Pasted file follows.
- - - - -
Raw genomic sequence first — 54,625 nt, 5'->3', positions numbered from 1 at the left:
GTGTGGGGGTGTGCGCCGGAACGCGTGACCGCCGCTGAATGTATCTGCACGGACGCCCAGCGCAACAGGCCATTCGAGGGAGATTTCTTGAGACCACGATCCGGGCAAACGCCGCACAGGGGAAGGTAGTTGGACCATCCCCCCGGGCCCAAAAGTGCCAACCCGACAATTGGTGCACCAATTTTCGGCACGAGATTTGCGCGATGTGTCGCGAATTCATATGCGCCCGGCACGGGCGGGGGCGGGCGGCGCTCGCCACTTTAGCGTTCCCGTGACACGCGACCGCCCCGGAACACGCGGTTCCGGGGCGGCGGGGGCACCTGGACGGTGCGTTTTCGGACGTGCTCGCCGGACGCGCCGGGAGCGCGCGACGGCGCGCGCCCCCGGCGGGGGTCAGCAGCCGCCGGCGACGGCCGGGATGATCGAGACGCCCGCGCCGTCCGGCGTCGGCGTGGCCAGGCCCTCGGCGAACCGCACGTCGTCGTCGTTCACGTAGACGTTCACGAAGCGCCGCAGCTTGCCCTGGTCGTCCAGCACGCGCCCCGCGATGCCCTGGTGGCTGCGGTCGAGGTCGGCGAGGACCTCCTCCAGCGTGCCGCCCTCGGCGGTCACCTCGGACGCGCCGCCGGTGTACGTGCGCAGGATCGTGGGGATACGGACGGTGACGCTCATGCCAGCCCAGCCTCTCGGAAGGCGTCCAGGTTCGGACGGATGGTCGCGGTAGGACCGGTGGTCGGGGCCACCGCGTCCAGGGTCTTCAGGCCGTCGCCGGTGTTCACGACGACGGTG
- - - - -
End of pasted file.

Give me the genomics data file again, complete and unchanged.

Raw genomic sequence first — 54,625 nt, 5'->3', positions numbered from 1 at the left:
GTGTGGGGGTGTGCGCCGGAACGCGTGACCGCCGCTGAATGTATCTGCACGGACGCCCAGCGCAACAGGCCATTCGAGGGAGATTTCTTGAGACCACGATCCGGGCAAACGCCGCACAGGGGAAGGTAGTTGGACCATCCCCCCGGGCCCAAAAGTGCCAACCCGACAATTGGTGCACCAATTTTCGGCACGAGATTTGCGCGATGTGTCGCGAATTCATATGCGCCCGGCACGGGCGGGGGCGGGCGGCGCTCGCCACTTTAGCGTTCCCGTGACACGCGACCGCCCCGGAACACGCGGTTCCGGGGCGGCGGGGGCACCTGGACGGTGCGTTTTCGGACGTGCTCGCCGGACGCGCCGGGAGCGCGCGACGGCGCGCGCCCCCGGCGGGGGTCAGCAGCCGCCGGCGACGGCCGGGATGATCGAGACGCCCGCGCCGTCCGGCGTCGGCGTGGCCAGGCCCTCGGCGAACCGCACGTCGTCGTCGTTCACGTAGACGTTCACGAAGCGCCGCAGCTTGCCCTGGTCGTCCAGCACGCGCCCCGCGATGCCCTGGTGGCTGCGGTCGAGGTCGGCGAGGACCTCCTCCAGCGTGCCGCCCTCGGCGGTCACCTCGGACGCGCCGCCGGTGTACGTGCGCAGGATCGTGGGGATACGGACGGTGACGCTCATGCCAGCCCAGCCTCTCGGAAGGCGTCCAGGTTCGGACGGATGGTCGCGGTAGGACCGGTGGTCGGGGCCACCGCGTCCAGGGTCTTCAGGCCGTCGCCGGTGTTCACGACGACGGTG